U.S. Secretary of Labor Tom Perez's announcement last month reinstating the contingent worker survey of the U.S. census—absent since 2005—should help better understand the true size and scope of the on-demand economy in America. The range of estimates about the number of contingent workers in the US workforce varies widely, with most recent data coming from studies commissioned by freelance management firms and other service providers in the gig economy. According to findings from a 2015 Freelancer Union survey, roughly 54 million people, or one-third of the civilian labor force, engage in some form of freelance, contingent, or “gig-economy” work.
When it is released in the spring of 2017, this new data will offer welcome and important insights about the true size of the gig economy. In the meantime, innovation will continue as gig workers and employers figure out how to adopt on-demand technology that is beneficial for both.
Arriving at this successful arrangement will include granting contingent employees access to benefits that have been traditionally reserved for full-time employees. Why? Because it's no secret that the landscape of work has undergone a tectonic shift. Many benefits that full time employees have taken for granted — medical, retirement, vacation, workers comp and other benefits - are now no longer coupled with a single employer who employs us for years or decades. Benefits, like work itself, need to become more flexible and portable.
The Coming Age of Portable Benefits
Working independently has often meant forfeiting the safety net many of us rely on. But the rise of portable benefits solutions means that we shouldn’t have to make this tradeoff. Today's workers can enjoy the flexibility and autonomy of contingent work while still enjoying the peace of mind afforded by benefits like health, disability and unemployment insurance.
One idea for how this could work is via a "shared security account," where workers could earn or accrue benefits via automatic payroll deductions from multiple employers. These benefits would be portable and universal, and they would also be prorated—on an hourly or equivalent basis—based on the value of full-time benefits.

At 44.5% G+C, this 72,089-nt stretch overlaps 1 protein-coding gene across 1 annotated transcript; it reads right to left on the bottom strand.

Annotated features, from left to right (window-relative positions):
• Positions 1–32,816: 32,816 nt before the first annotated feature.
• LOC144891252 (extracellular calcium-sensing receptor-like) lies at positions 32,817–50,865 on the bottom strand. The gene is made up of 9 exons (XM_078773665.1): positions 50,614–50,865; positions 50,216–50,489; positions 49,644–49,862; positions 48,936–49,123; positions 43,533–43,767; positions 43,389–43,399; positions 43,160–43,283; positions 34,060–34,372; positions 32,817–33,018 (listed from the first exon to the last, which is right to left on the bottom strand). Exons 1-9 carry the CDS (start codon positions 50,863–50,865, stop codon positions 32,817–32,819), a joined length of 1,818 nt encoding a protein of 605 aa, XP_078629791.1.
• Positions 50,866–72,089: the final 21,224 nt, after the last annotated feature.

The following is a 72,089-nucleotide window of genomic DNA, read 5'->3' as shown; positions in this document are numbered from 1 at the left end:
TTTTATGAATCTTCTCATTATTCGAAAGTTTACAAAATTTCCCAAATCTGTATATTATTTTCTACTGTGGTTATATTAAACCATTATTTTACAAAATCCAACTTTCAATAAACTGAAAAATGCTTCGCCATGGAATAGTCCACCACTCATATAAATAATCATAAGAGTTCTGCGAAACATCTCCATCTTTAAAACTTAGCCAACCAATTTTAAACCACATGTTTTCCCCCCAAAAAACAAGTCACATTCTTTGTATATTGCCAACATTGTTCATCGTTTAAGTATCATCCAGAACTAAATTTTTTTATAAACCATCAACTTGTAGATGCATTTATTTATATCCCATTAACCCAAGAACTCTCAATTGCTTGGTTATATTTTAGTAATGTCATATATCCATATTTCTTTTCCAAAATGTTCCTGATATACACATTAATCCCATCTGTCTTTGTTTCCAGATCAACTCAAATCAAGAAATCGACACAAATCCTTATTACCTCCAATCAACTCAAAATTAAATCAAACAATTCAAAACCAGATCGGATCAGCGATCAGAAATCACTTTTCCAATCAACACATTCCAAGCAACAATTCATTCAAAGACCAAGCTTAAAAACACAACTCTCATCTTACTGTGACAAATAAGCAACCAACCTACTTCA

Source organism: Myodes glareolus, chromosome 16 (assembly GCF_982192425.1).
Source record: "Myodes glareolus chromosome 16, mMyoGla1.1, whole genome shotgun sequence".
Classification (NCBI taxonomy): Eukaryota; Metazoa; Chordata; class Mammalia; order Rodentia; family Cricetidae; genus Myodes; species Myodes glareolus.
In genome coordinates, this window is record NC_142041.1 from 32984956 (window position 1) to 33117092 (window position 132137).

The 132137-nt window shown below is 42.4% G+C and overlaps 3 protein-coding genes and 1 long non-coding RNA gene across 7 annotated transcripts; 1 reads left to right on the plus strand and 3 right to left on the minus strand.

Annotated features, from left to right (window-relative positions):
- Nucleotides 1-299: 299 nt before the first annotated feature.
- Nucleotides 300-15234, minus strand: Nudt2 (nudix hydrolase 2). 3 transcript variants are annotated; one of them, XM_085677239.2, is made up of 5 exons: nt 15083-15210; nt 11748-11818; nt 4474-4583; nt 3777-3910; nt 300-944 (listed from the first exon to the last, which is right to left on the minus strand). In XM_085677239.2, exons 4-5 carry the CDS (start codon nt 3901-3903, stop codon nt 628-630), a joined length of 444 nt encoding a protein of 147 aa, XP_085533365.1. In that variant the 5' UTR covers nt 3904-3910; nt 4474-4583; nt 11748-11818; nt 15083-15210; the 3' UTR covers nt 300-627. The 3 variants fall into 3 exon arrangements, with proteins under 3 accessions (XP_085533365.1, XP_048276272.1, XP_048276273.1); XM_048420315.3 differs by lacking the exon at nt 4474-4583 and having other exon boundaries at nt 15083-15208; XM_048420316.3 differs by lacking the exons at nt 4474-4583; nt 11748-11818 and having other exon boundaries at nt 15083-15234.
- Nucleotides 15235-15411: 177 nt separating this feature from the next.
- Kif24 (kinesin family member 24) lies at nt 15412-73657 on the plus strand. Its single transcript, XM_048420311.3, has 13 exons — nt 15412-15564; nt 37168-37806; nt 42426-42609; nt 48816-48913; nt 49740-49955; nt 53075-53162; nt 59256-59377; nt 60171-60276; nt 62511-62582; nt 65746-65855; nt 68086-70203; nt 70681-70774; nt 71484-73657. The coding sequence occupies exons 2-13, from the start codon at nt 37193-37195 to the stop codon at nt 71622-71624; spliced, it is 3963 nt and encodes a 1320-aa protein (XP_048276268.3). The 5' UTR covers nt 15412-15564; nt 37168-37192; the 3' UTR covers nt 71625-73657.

We're already seeing bipartisan moves towards a similar approach in Washington. President Obama's 2017 budget, released earlier this month, includes a proposal to make it easier for workers who change jobs frequently to combine multiple retirement accounts, as well as plans to test more portable retirement accounts. Importantly, permitting small employers to pool 401(k) plans is also under proposal. Ideally, such pools would provide economies of scale that would shave administrative costs for employers who could then pass along those savings to their workers.
Benefits for Older Workers
The development of portable benefits could be especially important for older contingent workers who are retired from the traditional workforce, many of whom have stepped away from full-time first careers and face serious worries over their recession-shrunk retirement accounts on top of rising healthcare costs as they age.
An estimated 30 percent of today’s on-demand workers are 60 years of age or older, and contingent opportunities will only grow more attractive to this age group when portable benefits sweeten the pot. While older Americans enjoy better health and greater happiness than their non-working peers, the benefit isn't limited to themselves: employers profit from the deeper experience and lower absenteeism that older workers offer relative to many of their younger counterparts.
Benefits Outweigh Costs
It is true that a new portable benefits model will undoubtedly add costs over time to employers of gig laborers. While it's tough to predict how much that increase will be, I believe it will be minimal— particularly relative to full-time hires, which typically cost 20% to 30% more than independent contractor hires. Further, benefits like affordable health insurance and workers comp may be the very thing that allows the on-demand economy to grow, for the benefit of both workers and employees.
With the explosion of on-demand platforms by which people can work more flexibly and earn multiple streams of income, we have already shown that we have the technological ingenuity to create an ecosystem for the new freelance. As a country of innovators, let's focus the same energy on making the on-demand workplace a sustainable option for workers as well as employers.
Hale is CEO of Gigwalk, a mobile platform for managing large distributed workforces.